The number of Americans claiming unemployment benefits rose for the third week in a row, a sign that the highly contagious delta variant could slow the recovery in the labor market.
Claims unexpectedly rose from 11,000 last week to 362,000, the Labor Department said Thursday, although economists expected the claims to go in the opposite direction. The four-week moving average of claims, which smoothes week-over-week highs and lows, rose for the first time in seven weeks to 340,000.
Since they surpassed 900,000 in early January, claims have declined fairly steadily as the economy rebounded from last year’s shutdowns. But they have increased with coronavirus infections.
Demands, which are a proxy for layoffs, remain high: Before the pandemic hit the United States hard in March 2020, they were typically around 220,000 per week.
U.S. employers have rapidly increased their hiring since they cut 22 million jobs in March and April 2020, as the coronavirus outbreak – and the closures intended to contain it – nearly brought economic activity to a halt. Since then, the economy has reclaimed an estimated 17 million jobs as businesses to open or extend hours of operation and Americans to return to bars, restaurants and hotels.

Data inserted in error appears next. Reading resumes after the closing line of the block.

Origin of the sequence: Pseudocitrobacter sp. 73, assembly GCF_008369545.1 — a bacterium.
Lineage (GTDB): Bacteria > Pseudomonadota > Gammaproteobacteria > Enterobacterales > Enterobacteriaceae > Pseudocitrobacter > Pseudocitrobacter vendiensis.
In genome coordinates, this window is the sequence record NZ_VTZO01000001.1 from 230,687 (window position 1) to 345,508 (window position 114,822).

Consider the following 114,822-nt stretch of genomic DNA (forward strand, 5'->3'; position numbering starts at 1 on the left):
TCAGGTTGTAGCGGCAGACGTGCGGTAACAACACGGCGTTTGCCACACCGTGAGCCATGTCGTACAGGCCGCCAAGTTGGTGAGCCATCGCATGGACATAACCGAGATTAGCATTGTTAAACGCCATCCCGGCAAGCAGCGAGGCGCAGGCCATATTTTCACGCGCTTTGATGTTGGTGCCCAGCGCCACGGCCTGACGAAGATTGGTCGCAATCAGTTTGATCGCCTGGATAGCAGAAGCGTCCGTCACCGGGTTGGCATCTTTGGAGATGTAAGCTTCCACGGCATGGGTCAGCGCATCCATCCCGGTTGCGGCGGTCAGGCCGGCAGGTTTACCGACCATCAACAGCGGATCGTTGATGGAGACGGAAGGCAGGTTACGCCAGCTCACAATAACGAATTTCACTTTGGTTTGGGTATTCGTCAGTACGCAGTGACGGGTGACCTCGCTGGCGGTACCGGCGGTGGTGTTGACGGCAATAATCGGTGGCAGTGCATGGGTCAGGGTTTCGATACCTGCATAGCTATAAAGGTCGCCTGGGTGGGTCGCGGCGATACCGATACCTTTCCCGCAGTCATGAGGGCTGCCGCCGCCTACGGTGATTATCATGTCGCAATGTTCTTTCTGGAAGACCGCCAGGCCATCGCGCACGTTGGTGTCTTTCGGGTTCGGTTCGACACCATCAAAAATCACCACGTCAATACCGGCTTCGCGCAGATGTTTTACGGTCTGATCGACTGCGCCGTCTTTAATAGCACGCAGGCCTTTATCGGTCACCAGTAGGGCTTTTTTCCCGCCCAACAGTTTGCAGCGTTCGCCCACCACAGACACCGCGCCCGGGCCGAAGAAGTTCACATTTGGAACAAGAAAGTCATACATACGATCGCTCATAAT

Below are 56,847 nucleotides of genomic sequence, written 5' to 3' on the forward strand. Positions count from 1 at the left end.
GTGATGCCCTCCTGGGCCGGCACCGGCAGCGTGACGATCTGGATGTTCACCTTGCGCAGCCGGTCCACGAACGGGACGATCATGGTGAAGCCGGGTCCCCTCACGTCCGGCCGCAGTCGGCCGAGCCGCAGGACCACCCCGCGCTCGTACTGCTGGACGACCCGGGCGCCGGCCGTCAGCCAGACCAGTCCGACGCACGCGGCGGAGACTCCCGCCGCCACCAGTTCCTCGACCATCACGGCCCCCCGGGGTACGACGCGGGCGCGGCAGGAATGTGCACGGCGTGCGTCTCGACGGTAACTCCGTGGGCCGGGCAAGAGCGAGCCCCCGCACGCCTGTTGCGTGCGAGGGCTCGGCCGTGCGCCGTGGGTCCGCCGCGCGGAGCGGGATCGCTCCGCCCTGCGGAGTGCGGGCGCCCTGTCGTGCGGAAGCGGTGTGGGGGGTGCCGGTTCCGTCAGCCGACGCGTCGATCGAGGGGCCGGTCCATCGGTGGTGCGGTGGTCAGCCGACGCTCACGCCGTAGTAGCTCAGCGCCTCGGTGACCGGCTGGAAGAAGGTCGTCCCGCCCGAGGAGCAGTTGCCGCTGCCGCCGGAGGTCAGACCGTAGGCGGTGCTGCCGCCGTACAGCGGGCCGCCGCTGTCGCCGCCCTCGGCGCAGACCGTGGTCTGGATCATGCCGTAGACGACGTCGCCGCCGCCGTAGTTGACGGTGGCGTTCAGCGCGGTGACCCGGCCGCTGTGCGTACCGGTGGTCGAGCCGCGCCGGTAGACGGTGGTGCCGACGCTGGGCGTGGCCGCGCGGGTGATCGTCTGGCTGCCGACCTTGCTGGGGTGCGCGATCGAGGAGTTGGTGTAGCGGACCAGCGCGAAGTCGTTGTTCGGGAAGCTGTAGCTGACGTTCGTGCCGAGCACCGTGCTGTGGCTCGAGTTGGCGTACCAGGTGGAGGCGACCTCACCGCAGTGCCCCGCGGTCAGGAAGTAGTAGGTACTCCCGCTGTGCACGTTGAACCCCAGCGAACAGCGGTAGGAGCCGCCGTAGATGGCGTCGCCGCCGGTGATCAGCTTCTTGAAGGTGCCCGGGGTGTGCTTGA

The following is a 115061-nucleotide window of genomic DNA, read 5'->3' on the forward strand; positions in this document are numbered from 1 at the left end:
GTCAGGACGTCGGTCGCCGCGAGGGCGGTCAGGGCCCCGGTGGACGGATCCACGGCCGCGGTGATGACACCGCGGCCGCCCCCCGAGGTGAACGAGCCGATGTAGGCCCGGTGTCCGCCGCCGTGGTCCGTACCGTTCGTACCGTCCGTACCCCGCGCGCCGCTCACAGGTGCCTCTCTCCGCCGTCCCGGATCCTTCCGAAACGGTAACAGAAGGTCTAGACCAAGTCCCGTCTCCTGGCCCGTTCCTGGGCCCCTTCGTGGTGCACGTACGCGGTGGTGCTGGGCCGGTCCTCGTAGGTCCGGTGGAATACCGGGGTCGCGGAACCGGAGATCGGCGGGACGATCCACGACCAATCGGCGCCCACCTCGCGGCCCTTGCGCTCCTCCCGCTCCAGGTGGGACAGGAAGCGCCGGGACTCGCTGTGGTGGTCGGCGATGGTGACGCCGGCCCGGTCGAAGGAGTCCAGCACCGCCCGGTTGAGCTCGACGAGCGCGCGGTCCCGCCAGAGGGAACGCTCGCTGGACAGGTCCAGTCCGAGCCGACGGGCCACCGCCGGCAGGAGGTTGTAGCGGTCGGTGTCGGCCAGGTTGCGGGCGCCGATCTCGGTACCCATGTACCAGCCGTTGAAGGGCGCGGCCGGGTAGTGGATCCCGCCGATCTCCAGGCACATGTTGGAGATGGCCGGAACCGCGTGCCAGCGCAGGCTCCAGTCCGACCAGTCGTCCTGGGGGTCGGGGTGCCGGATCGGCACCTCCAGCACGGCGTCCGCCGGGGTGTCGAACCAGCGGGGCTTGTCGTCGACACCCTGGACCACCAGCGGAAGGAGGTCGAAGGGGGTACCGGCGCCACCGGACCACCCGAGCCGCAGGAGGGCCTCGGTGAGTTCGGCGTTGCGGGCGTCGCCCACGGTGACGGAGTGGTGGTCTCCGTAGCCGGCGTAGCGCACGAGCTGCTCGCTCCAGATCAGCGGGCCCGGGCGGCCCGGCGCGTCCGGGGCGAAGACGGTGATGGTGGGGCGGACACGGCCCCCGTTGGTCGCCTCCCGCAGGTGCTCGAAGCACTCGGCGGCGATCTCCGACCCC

But hiring, which averaged more than 585,000 jobs per month this year, slowed to just 235,000 in August, as the delta variant disrupted the recovery. Restaurants and bars cut nearly 42,000 jobs last month, the first drop this year. Hires are expected to reach over 560,000 this month; the Ministry of Labor releases the September employment report next week.
In a research note, Contingent Macro Advisors said technical factors – seasonal adjustments and backlogs in California, where claims soared by nearly 18,000 – were responsible for the increase in deposits last week. “Overall, the increase in claims over the past three weeks is one to watch closely but is not yet alarming,” Contingent said.
A total of 2.8 million Americans were receiving some form of unemployment assistance the week of September 18, down 18,000 from the previous week. Earlier this month, the federal government halted additional aid – including $ 300 per week in addition to traditional state benefits – which was aimed at mitigating the economic impact of the pandemic.